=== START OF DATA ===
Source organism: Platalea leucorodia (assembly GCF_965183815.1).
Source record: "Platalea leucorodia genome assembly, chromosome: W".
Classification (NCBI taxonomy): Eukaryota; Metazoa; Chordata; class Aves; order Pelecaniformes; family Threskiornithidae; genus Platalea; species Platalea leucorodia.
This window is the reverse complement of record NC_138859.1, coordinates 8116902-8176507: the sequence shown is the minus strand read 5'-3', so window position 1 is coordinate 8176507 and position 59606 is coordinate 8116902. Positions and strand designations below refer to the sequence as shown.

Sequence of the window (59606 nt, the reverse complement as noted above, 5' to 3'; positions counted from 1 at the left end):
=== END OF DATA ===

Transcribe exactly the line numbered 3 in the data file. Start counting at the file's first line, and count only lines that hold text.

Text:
Classification (NCBI taxonomy): Eukaryota; Metazoa; Chordata; class Aves; order Pelecaniformes; family Threskiornithidae; genus Platalea; species Platalea leucorodia.